- The Washington Times - Tuesday, May 31, 2005

JIDDA, Saudi Arabia — Saudi reformists, still reeling over the tough sentences handed to three of their members two weeks ago, are looking ahead hopefully to what many think is the impending enthronement of Crown Prince Abdullah.

The ailing King Fahd, who handed over the day-to-day running of the kingdom to Abdullah in 1995 after a debilitating stroke, was admitted to a hospital in Riyadh on Friday with symptoms of pneumonia. Water reportedly was drained from his lungs and the 82-year-old monarch was said to also have an infection.

“If God decides to take King Fahd, then Crown Prince Abdullah will be the king. We hope that it will help reform in the kingdom,” said Khalid Al-Dukhayil, a professor of political sociology at King Saud University in Riyadh.

“When Abdullah went to Texas and met President Bush last April, he hinted that further reforms would take place, but others in the royal family foiled him, stopping the reforms from happening,” lawyer Bassim Alim told The Washington Times.

“It would certainly help reform if Abdullah were a full king, with full powers,” said a Saudi commentator with close ties to the government, who asked for anonymity. “I think it will make a big difference.”

The sentencing of Ali Al-Dumaini, Abdullah Al-Hamed and Matruk Al-Faleh to jail terms of six to nine years each on May 15 was the low point in a two-year-long campaign by democracy activists to get the Saudi government to introduce elections, reform the judiciary and limit the powers of the ruling family.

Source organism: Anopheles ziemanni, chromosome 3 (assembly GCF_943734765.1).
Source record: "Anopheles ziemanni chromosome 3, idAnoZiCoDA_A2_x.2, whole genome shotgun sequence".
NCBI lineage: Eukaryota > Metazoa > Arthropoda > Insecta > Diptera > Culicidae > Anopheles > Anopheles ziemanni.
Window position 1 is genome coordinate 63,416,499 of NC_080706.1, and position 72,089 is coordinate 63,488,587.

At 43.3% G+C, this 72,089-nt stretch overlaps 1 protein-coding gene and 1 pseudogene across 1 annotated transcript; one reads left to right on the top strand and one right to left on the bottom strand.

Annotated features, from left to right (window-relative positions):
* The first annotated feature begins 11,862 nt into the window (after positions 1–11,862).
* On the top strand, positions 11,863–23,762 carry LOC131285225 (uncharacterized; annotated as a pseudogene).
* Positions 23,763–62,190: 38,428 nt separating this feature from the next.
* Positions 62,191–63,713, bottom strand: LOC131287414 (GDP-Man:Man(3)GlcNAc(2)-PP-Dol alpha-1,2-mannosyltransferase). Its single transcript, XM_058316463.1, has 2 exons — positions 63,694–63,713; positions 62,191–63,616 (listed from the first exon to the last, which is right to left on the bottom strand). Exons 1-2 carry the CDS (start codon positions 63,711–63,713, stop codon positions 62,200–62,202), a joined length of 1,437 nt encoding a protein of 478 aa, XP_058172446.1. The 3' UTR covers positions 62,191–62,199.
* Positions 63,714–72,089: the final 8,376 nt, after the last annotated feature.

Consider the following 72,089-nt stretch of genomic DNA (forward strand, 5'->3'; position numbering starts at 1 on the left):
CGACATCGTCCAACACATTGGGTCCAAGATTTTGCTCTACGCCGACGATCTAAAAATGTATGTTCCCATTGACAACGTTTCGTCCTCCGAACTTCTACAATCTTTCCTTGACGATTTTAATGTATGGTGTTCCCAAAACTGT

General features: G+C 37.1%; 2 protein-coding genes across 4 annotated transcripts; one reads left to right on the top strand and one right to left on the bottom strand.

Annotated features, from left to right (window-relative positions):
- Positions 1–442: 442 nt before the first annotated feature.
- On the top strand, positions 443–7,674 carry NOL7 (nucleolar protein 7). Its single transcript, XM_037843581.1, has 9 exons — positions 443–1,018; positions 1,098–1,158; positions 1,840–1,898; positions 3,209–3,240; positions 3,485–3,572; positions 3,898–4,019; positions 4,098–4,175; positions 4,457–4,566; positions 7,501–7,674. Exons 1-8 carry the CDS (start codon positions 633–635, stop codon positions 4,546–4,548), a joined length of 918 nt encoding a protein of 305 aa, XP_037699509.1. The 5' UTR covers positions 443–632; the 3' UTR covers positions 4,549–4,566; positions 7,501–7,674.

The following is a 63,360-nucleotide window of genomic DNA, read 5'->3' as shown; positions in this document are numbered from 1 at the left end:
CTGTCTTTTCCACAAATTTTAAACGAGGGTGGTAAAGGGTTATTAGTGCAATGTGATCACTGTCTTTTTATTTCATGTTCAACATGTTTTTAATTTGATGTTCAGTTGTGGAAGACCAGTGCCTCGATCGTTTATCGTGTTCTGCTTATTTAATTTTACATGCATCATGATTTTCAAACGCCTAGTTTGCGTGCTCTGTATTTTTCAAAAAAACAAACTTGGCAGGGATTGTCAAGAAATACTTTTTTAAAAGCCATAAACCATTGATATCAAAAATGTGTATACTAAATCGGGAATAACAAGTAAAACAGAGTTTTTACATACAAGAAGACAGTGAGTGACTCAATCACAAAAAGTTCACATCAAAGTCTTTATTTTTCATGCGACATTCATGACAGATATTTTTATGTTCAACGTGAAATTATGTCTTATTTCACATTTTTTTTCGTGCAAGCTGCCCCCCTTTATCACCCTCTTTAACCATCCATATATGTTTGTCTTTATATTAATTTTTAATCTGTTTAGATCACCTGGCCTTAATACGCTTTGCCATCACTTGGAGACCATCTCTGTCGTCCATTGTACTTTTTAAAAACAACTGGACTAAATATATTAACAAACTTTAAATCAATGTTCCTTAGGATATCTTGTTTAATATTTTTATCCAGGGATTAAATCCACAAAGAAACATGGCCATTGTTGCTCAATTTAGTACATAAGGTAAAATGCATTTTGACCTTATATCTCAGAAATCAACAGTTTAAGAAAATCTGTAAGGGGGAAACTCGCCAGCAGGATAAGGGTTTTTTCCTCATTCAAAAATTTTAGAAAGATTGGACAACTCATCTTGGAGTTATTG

Limited municipal elections were held earlier this year, but women were excluded and all members of the Shura Council, a body that proposes legislation to the Council of Ministers, still are appointed by the government.

Most Saudis were surprised at the harshness of the sentences, but many still think the government may redeem itself by pardoning the reformists or having their sentences overturned by the appeals court.

“Everyone was expecting Abdullah to pardon them. All of their judicial avenues have not yet been exhausted,” said the commentator. “The appeal court could overturn the decision as the appeal court has more reasonable judges.”

Mr. Al-Dukhayil was also hopeful, saying, “I don’t expect the reformists to stay in jail as long as their sentences. There is no law that says they should stay in jail for so long.”

But Mr. Alim was doubtful about the government’s intentions.

“I don’t believe there is a real push for reform. Reform as it is right now is only cosmetic and extremely slow,” he said.

“The government is between a rock and a hard place right now. If they try to pardon the reformists, it will seem that the judiciary is not independent. If they do nothing, then it will make our judiciary seem unfair.”

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